Subrogation is a specialized area of the insurance industry that can be a powerful tool to manage risk. Insurance companies are oftentimes on the receiving (serving as a defendant) side of litigation, but there are situations where an insurer can pursue an alleged wrongdoer to recoup claim payments made to their insureds. After payment of a claim and the identification of a potential third-party wrongdoer, an insurance company can pursue a claim of subrogation.
Insurance companies take on risk, plain and simple. In the event an insured suffers a loss, and there is no other exclusion or condition that applies, the insurer is then there to make the insured, or third-party in the event of the insured's liability, whole. In turn, often there's a third-party bad/negligent actor who may be the cause of loss or harm. In those situations, after the insurer has paid its claim and incurred that financial loss, they have the ability under the insurance contract (between the insurer and insured) to step into the insured's place and sue a third party to recover.
The IRMI Glossary of Insurance and Risk Management Terms defines subrogation as follows: "The assignment to an insurer by terms of the policy or by law, after payment of a loss, of the rights of the insured to recover the amount of the loss from one legally liable for it."
Subrogation rights are created, typically, under the terms of the insurance contract between the insurer and the insured. As a condition for coverage, the insurer wants to create a contractual provision/condition with the insured that they can assume the insured's rights to sue a third party. It's part of loss control and claim management.
Here's a sample subrogation clause from an insurance contract:
Subrogation. In the event of payment under this Agreement, the Company shall be subrogated to the extent of such payment to all of the rights of recovery of Indemnitee, who shall execute all documents required and shall do all acts that may be necessary to secure such rights and to enable the Company effectively to bring suit to enforce such rights. ("Subrogation Sample Clauses," Law Insider, accessed November 21, 2018.)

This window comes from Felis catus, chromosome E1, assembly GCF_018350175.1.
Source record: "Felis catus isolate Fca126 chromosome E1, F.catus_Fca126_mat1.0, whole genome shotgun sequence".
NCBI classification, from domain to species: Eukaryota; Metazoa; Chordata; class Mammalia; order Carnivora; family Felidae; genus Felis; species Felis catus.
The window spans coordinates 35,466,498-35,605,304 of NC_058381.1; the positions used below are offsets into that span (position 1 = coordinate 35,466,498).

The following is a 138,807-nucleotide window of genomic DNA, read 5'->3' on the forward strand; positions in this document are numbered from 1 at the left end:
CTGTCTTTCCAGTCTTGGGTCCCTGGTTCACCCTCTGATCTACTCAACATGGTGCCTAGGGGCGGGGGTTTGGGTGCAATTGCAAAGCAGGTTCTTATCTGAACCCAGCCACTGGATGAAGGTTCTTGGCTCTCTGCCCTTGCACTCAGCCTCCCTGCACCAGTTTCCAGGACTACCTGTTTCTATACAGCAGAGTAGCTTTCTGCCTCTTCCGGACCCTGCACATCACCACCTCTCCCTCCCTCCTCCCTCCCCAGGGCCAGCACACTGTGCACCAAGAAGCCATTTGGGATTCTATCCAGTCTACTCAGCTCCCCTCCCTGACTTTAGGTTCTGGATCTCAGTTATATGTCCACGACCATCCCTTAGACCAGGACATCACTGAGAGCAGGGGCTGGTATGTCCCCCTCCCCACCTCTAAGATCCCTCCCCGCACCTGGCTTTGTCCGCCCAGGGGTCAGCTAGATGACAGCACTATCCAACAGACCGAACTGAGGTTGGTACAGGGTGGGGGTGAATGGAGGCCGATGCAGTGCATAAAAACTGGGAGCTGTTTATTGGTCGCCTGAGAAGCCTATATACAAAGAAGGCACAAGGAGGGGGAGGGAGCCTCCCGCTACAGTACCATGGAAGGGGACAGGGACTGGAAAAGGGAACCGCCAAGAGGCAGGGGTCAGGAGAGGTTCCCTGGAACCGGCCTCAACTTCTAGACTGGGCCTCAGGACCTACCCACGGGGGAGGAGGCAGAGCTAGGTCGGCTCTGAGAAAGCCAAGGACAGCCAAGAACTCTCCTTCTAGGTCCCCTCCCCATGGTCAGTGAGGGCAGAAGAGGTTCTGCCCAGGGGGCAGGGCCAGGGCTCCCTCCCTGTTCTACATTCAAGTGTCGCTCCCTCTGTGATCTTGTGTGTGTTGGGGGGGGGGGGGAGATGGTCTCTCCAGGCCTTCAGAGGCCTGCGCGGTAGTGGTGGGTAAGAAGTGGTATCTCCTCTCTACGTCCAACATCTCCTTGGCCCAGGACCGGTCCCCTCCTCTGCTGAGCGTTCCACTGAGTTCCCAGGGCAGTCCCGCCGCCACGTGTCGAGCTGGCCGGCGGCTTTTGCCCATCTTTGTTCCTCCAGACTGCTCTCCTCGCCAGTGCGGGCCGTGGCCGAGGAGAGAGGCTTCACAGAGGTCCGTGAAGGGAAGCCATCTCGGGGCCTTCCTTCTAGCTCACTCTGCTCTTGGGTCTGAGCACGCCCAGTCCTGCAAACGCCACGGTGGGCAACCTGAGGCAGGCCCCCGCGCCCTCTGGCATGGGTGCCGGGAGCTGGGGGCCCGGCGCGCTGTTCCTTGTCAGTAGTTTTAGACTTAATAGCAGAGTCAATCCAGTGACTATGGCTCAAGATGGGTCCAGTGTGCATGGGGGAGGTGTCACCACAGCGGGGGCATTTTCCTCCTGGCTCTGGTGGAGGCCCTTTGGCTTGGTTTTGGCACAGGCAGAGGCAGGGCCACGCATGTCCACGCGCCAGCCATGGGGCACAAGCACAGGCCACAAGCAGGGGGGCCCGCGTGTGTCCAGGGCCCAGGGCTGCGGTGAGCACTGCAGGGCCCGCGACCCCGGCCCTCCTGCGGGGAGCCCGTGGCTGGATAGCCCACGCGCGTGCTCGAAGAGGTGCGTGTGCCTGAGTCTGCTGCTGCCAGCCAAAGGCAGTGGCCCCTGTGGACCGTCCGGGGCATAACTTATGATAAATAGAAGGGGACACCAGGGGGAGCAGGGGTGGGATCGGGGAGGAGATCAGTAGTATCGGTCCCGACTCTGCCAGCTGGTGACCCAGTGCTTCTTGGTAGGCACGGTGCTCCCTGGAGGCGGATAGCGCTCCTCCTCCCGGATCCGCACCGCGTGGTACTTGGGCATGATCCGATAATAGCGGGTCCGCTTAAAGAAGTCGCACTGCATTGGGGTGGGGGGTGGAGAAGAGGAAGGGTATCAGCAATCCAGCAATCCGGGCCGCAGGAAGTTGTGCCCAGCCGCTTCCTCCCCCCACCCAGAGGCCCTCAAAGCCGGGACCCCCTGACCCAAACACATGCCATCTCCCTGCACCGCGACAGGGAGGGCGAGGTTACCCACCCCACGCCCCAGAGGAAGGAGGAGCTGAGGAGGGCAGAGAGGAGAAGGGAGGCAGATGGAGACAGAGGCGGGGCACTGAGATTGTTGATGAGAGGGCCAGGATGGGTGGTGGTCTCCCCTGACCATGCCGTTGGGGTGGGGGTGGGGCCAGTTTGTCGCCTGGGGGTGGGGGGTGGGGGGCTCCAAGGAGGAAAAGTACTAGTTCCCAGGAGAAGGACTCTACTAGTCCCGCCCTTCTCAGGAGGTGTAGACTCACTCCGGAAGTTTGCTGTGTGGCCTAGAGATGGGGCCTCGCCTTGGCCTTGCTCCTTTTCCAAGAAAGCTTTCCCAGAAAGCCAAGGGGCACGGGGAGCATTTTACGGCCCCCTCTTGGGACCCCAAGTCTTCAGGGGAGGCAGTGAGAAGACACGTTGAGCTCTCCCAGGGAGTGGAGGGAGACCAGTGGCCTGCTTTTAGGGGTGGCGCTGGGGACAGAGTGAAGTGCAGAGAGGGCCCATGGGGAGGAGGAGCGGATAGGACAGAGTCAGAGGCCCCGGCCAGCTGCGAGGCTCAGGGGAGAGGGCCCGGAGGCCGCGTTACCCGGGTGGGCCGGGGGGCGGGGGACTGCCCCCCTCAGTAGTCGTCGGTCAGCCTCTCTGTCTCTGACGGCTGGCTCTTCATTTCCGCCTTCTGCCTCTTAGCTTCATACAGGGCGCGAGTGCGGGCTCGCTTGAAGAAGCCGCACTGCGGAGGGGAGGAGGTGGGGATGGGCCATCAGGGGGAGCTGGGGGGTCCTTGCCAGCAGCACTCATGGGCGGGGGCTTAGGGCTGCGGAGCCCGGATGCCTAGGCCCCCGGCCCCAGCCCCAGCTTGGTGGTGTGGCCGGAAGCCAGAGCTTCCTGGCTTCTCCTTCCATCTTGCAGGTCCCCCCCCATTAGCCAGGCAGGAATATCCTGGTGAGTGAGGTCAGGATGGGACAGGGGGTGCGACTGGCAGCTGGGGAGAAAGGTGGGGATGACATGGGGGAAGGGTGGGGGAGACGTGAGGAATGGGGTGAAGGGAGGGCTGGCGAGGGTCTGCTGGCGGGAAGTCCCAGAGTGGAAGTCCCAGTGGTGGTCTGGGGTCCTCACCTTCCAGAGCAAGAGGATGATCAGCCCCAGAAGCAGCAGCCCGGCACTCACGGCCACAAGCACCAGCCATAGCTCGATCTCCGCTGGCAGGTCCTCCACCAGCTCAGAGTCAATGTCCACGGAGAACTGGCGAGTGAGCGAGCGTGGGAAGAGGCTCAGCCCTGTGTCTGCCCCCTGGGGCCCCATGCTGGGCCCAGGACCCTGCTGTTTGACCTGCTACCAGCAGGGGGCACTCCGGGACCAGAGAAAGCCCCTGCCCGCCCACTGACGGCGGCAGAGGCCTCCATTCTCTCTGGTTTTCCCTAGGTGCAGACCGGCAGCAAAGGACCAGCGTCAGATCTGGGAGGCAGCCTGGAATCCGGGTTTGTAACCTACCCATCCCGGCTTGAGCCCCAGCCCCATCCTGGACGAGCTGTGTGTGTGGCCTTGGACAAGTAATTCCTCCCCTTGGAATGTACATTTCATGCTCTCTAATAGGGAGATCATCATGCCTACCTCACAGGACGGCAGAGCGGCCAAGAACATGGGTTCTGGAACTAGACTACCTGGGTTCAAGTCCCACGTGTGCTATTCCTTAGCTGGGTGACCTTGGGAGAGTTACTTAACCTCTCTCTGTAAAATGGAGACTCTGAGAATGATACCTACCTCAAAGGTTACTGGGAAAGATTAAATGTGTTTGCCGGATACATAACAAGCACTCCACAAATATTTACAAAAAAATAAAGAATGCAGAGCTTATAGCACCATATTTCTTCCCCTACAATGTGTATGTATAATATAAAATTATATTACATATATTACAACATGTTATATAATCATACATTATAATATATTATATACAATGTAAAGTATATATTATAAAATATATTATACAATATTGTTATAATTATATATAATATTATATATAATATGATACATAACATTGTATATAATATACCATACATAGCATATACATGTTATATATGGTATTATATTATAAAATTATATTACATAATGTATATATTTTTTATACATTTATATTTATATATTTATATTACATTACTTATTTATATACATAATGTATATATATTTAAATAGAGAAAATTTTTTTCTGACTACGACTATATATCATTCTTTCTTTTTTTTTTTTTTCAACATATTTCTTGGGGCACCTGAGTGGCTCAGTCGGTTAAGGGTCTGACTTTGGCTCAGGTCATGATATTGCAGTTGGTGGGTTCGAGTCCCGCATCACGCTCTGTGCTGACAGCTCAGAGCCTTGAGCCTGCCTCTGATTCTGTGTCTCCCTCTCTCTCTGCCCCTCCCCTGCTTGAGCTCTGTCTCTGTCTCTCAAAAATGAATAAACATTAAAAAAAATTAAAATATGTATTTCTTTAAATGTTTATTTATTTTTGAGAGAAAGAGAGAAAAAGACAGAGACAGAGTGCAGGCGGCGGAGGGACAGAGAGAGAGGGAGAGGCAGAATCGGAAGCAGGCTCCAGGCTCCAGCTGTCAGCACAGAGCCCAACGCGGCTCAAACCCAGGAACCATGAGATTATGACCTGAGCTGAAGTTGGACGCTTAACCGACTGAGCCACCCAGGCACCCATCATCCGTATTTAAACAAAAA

Note that not only does the insurer have the right to assume the insured's rights, the insured is also contractually obligated to support the insurer's efforts and, arguably, not do anything to impair the same.
There are probably many reasons, but I'll propose the following three main reasons.
There are many fact patterns that would illustrate the mechanics and value of subrogation, but the following are a few simple scenarios that are designed to illustrate the concept.
Subrogation is a valuable tool for insurance companies that serves many purposes. Subrogation, at its core, is when a person/entity (e.g., insurer) can step into the shoes of someone else (the insured) and pursue a claim against a third party. This is a well-established process, and many insurance companies have an entire department dedicated to subrogation/loss recovery. Without subrogation, bad/negligent wrongdoers may not be responsible for the injuries/losses they create, aggrieved insureds may have to shoulder financial losses for a longer period, and insurance premiums could rise.
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